As music director, Dokken will work in tandem with new band director Brittney Lynn, who is a music teacher in Prince George’s County and a founding member of the Maryland Marching Band Association. Dokken recalled being captivated by longtime Dodger Stadium organist Nancy Bea as a kid and said he hopes to bring some of the same joy to FedEx Field.

“The energy that comes from live music versus canned music is really palpable, especially in a sports setting,” he said. “I love the mash-up of different genres and of feeding off the crowd’s energy, whether it’s 50 people wearing tuxedos in a small chamber concert or 50,000 people wearing Commanders jerseys. That symbiosis between a live ensemble and the crowd, there’s nothing like that, and I can’t wait to bring that to the fans here.”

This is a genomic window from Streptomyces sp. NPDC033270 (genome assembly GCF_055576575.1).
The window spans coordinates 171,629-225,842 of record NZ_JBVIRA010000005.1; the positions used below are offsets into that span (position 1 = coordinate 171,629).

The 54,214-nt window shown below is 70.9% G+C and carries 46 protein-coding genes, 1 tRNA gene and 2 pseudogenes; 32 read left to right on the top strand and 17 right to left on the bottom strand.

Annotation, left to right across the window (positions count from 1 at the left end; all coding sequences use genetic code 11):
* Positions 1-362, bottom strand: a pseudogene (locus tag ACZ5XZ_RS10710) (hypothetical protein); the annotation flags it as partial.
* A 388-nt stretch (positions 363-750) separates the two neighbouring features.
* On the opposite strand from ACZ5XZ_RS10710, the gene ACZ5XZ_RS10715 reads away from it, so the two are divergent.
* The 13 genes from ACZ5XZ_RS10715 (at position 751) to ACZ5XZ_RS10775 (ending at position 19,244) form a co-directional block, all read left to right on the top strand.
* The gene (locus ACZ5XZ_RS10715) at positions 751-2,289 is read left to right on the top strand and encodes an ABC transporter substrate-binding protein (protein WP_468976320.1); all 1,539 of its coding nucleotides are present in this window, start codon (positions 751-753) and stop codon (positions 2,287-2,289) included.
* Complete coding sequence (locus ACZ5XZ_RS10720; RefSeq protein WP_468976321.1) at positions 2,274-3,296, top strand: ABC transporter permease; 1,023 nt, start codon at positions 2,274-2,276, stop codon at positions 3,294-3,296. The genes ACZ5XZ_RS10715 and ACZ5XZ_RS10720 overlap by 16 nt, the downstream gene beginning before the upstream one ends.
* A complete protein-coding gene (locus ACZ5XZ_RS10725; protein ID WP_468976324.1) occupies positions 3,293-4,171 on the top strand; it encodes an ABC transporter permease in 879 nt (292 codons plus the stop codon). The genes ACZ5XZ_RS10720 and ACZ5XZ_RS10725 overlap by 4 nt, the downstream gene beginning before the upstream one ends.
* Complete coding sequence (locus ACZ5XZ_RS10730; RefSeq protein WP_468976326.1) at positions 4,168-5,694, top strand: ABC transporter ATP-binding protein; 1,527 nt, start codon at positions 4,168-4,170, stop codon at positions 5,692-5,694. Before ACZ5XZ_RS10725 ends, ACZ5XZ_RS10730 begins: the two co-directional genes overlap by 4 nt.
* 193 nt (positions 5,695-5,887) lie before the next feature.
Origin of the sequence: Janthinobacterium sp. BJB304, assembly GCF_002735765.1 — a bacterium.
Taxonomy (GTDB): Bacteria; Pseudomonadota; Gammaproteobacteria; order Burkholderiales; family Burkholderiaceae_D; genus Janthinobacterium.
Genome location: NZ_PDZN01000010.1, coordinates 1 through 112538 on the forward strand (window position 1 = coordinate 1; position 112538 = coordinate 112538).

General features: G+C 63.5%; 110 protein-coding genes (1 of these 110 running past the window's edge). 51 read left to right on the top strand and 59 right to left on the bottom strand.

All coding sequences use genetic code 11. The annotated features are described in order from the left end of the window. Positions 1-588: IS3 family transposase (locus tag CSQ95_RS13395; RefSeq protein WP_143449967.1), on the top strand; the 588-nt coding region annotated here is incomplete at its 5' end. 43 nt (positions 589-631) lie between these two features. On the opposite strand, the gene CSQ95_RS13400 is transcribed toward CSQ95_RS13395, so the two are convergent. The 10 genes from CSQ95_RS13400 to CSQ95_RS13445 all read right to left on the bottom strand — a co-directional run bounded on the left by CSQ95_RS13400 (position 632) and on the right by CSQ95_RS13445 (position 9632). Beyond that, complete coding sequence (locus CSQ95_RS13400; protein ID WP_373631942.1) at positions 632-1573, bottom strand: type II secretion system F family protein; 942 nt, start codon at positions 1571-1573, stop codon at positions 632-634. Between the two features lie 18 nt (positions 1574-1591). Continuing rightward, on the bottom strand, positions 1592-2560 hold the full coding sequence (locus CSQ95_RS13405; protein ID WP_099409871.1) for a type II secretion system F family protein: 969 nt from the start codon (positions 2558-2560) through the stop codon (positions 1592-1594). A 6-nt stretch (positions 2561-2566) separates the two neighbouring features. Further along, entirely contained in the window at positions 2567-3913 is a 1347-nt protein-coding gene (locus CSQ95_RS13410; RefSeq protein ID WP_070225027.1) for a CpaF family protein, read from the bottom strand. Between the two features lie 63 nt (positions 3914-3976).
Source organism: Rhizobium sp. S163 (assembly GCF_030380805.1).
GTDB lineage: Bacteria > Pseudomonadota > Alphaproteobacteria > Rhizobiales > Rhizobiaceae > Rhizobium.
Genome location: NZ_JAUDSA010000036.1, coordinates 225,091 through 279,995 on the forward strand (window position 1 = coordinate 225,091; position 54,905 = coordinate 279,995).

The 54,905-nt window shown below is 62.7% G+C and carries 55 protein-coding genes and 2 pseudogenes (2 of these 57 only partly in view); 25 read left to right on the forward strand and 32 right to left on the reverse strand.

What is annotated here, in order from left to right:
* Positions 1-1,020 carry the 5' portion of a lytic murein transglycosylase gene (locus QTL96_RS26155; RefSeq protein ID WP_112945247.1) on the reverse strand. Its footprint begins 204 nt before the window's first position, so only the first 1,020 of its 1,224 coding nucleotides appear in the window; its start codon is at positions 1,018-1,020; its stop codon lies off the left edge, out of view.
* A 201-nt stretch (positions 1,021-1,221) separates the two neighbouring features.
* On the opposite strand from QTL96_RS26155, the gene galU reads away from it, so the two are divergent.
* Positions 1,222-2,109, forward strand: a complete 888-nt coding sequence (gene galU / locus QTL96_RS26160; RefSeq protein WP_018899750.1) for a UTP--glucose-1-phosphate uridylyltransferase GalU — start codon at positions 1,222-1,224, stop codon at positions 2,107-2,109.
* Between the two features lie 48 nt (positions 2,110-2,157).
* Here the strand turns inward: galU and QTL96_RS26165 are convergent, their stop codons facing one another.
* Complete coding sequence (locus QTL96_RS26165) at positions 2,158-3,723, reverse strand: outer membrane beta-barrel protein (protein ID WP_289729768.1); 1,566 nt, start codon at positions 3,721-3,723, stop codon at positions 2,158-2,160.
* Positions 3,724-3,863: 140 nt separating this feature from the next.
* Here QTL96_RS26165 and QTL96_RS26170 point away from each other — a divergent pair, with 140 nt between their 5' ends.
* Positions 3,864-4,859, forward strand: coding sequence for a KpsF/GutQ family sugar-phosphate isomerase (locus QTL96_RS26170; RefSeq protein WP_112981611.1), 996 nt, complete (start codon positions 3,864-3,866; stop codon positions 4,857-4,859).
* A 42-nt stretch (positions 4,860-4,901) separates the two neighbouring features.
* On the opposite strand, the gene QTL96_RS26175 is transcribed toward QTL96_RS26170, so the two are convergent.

Dokken, who adopted Washington as his favorite NFL team when he moved to the area 13 years ago, has experience blending classical music and sports. He has performed at the Los Angeles Coliseum and once arranged a sports-themed concert featuring a 50-piece symphony orchestra and a college drum line. A similar collaboration in his new role with the Commanders would be another nod to the team’s past; at halftime of one game each season for several years during the 1950s, the Howard Mitchell-led National Symphony Orchestra performed at Griffith Stadium.


An earlier version of this story incorrectly stated that Dokken graduated from Shenandoah Conservatory.